Remedy:

  • Scarecrows and other devices for frightening birds may work for a while, but the best way of protecting crops is to cover with fine netting, such as Enviromesh. This will also help to protect plants from caterpillars.

Caterpillars:

  • A number of caterpillars will feed on cabbages, but the most common are those of cabbage white butterflies.
  • You will usually see the caterpillars, if not, you will see the holes they make in the leaves. They will also bore into the heart of cabbages.

Remedy:

  • In mild attacks, or if you have only a few plants, you may be able to pick the caterpillars off.
  • You can spray with pyrethrum, deltamethrin or lambda-cyhalothrin.
  • Insect-proof mesh or fine netting (5-7mm mesh) can prevent egg-laying.

Cabbage root fly:

  • Adult cabbage root flies resemble house flies.
  • Their larvae are white maggots that feed on the roots and can kill seedling and recently transplanted brassicas

Remedy:

  • Protect seed beds and young plants with fleece or insect proof mesh.
  • Remove these when plants 15-25cm (6in-10in) tall, and place a felt collar at the base of each plant to prevent eggs being laid.

 

NSALG National Allotments Week

Category: Recipes

Baked Salmon & Asparagus with Jersey Royal's

Baked Salmon & Asparagus with Jersey Royal'sBaked Salmon & Asparagus with Jersey Royal's

Tasty and so easy to make, great dinner party dish or a cracking family treat, and a healthy dish too especially if like me you have an Asparagus Bed or two!.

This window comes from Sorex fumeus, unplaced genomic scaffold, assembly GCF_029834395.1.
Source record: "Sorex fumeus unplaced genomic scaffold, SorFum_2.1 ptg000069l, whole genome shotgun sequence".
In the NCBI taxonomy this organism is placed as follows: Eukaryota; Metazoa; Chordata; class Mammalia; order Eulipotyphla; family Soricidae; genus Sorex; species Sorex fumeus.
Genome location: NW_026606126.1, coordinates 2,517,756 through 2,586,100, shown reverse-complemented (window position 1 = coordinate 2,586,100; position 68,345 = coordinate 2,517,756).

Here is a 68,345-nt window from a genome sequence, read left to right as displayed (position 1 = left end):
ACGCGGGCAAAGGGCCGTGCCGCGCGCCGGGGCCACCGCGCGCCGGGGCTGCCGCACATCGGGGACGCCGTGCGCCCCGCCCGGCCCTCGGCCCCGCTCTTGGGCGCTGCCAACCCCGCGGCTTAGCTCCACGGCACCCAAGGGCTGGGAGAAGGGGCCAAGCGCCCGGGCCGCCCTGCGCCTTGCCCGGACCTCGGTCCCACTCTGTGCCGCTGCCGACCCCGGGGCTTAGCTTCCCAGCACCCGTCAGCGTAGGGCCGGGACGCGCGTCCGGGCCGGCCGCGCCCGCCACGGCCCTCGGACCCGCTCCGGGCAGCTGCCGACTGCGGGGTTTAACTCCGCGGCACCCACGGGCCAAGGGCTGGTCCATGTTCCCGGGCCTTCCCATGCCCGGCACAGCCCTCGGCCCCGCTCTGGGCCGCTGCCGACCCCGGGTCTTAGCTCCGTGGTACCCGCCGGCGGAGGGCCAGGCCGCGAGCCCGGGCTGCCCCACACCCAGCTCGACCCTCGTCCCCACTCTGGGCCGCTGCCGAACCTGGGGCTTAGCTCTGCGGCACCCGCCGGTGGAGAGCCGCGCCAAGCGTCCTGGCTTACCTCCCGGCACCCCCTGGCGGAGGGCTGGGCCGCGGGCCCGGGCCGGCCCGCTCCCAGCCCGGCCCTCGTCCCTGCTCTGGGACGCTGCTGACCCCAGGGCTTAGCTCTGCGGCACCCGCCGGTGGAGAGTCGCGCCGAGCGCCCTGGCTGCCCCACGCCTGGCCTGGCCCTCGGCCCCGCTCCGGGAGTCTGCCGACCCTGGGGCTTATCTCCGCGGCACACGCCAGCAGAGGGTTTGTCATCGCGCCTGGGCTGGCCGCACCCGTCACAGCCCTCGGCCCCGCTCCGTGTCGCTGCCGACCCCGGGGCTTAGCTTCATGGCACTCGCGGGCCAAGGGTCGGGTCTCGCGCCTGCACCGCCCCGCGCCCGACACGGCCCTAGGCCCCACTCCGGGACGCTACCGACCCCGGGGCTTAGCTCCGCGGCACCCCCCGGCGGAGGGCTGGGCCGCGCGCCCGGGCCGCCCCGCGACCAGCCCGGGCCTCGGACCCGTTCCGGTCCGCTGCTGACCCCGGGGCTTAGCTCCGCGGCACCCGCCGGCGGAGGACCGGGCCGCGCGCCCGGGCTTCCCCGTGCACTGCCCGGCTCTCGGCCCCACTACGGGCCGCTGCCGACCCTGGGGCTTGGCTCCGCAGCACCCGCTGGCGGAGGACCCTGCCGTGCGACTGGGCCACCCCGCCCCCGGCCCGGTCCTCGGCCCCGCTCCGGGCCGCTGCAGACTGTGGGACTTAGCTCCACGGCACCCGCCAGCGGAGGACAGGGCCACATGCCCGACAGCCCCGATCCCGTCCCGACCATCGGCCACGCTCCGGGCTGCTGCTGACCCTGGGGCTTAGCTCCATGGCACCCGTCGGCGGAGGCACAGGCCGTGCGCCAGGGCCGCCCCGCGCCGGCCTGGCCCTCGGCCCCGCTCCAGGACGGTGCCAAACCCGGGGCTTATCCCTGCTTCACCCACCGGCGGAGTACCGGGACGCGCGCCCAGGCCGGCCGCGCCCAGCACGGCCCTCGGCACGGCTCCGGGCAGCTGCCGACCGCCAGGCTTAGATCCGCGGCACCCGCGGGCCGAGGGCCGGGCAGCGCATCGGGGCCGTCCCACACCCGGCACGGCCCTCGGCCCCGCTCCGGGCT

One-Pot Roast Pork Chops with Fennel & Potatoes

One-Pot Roast Pork Chops with Fennel & PotatoesOne-Pot Roast Pork Chops with Fennel & Potatoes

 Super easy and super tasty dish!

 

Irish Stew with Parsnips

Irish Stew with ParsnipsIrish Stew with Parsnips
The Parsnips are by no means traditional in this recipe and are optional but my wife loves them so what you going to do? 

Category: The Growing Season

Jobs to do in August

Jobs to do in August

Harvest should be bountiful and the allotment is in full swing

August is the month of plenty, virtually everything you planted and sown will be giving you a crop, daily trips to the plot are recommended this month, harvesting, watering, and weeding all needing doing this month!

 

Jobs to do in March

Jobs to do in March

Spring is starting and the new season is here

 Hopefully by now we are now standing on the threshold of Spring and the new gardening season. The days are beginning to lengthen and although it may not feel like it at times the temperatures are slowly increasing day by day. More importantly the longer days are the real trigger to new growth and you will find that with the help of a little protection you can really go for those early sowings

 

Jobs to do in July

Jobs to do in July

Harvest should be bountiful and the allotment is in full swing

Now is the height of summer, the days endlessly long, temperatures usually at their peek and you should be reaping the rewards of your hard work in the preceding months. Watering in this month is crucial to stem off premature bolting, tomato blossom end rot and splitting skins.